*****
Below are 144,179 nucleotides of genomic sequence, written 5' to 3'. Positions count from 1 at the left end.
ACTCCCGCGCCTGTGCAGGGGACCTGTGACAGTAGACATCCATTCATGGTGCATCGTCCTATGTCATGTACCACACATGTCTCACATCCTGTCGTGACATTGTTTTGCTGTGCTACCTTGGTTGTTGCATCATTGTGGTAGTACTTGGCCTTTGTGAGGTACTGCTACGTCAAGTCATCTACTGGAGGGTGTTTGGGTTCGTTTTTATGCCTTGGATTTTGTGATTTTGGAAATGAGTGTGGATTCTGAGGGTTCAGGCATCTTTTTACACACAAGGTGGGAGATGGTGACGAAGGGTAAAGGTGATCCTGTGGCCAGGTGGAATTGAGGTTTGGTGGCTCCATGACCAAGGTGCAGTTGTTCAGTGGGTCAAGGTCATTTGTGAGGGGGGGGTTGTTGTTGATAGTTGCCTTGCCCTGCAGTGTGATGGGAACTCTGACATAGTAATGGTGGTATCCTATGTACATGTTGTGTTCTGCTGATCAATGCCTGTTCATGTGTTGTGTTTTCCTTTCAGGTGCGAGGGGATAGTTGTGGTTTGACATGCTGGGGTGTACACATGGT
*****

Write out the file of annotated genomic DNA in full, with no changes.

Below are 144,179 nucleotides of genomic sequence, written 5' to 3'. Positions count from 1 at the left end.
ACTCCCGCGCCTGTGCAGGGGACCTGTGACAGTAGACATCCATTCATGGTGCATCGTCCTATGTCATGTACCACACATGTCTCACATCCTGTCGTGACATTGTTTTGCTGTGCTACCTTGGTTGTTGCATCATTGTGGTAGTACTTGGCCTTTGTGAGGTACTGCTACGTCAAGTCATCTACTGGAGGGTGTTTGGGTTCGTTTTTATGCCTTGGATTTTGTGATTTTGGAAATGAGTGTGGATTCTGAGGGTTCAGGCATCTTTTTACACACAAGGTGGGAGATGGTGACGAAGGGTAAAGGTGATCCTGTGGCCAGGTGGAATTGAGGTTTGGTGGCTCCATGACCAAGGTGCAGTTGTTCAGTGGGTCAAGGTCATTTGTGAGGGGGGGGTTGTTGTTGATAGTTGCCTTGCCCTGCAGTGTGATGGGAACTCTGACATAGTAATGGTGGTATCCTATGTACATGTTGTGTTCTGCTGATCAATGCCTGTTCATGTGTTGTGTTTTCCTTTCAGGTGCGAGGGGATAGTTGTGGTTTGACATGCTGGGGTGTACACATGGT